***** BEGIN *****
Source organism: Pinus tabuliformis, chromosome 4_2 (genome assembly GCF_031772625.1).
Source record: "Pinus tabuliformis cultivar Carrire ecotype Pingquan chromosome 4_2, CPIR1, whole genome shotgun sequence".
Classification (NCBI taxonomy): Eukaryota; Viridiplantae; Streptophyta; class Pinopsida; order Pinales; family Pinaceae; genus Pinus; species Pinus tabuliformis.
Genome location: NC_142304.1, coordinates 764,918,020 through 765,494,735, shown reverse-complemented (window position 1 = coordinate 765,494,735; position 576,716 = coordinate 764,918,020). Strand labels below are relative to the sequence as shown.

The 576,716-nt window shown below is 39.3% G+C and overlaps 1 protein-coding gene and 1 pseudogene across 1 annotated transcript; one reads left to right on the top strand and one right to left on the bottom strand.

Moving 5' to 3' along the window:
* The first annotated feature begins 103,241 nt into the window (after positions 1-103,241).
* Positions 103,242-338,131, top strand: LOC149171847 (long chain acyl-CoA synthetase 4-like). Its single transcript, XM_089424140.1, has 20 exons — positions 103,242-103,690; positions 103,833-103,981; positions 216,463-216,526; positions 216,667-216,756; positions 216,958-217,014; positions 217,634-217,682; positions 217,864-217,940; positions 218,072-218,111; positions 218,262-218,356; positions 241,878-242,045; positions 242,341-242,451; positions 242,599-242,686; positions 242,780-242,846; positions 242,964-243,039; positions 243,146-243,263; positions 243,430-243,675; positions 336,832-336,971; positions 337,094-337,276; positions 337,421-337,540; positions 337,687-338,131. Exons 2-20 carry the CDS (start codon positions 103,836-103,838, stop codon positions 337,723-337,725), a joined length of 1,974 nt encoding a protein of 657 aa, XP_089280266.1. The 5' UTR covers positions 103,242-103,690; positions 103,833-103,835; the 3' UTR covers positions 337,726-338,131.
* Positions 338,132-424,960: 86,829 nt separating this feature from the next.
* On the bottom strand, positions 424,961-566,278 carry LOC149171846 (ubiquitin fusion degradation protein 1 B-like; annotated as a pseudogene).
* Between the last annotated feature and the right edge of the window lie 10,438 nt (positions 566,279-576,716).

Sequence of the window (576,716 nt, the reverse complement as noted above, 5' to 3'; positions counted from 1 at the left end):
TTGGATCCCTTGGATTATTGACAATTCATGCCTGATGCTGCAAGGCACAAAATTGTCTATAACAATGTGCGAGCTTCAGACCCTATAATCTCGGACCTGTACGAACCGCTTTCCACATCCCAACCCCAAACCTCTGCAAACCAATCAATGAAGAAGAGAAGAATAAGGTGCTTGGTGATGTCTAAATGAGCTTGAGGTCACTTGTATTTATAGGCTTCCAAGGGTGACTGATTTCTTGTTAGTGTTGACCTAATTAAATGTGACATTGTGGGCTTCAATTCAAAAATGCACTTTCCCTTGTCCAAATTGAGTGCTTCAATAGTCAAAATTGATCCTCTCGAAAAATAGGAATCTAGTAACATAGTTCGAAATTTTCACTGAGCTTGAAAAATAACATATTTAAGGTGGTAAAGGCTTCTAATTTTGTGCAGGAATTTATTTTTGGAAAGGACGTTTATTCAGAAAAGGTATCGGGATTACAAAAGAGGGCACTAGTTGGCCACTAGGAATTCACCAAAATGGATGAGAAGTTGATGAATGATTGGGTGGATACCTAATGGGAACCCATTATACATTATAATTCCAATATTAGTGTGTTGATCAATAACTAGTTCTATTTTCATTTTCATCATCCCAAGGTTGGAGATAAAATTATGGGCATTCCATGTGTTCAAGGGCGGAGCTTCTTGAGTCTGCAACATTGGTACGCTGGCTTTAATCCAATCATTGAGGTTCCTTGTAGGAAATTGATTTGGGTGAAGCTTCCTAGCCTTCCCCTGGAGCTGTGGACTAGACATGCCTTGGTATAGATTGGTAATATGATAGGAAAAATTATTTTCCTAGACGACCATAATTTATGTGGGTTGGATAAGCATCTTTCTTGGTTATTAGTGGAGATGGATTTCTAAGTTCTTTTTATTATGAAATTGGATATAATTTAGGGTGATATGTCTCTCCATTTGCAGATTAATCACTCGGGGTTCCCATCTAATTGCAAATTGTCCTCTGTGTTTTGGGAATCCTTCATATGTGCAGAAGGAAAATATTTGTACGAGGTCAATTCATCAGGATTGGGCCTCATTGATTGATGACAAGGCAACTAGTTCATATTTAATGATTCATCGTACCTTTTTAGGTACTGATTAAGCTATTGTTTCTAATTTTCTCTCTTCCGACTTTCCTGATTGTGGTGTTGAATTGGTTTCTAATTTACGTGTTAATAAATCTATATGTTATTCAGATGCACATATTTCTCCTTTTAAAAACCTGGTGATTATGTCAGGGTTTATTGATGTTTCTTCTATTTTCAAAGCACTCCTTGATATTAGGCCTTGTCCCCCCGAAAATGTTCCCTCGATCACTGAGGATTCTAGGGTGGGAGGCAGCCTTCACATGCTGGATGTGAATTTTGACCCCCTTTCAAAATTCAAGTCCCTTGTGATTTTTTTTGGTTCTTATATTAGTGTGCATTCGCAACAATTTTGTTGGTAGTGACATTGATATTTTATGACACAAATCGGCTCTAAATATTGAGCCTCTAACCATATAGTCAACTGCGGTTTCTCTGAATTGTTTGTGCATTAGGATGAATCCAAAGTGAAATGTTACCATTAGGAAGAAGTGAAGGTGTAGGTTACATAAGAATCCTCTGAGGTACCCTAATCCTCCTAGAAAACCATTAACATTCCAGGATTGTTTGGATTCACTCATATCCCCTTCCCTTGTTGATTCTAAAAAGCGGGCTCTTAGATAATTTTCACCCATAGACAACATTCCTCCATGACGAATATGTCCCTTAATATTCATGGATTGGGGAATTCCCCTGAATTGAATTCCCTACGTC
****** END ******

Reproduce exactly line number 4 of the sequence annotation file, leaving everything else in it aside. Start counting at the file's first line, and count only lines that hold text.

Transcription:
Genome location: NC_142304.1, coordinates 764,918,020 through 765,494,735, shown reverse-complemented (window position 1 = coordinate 765,494,735; position 576,716 = coordinate 764,918,020). Strand labels below are relative to the sequence as shown.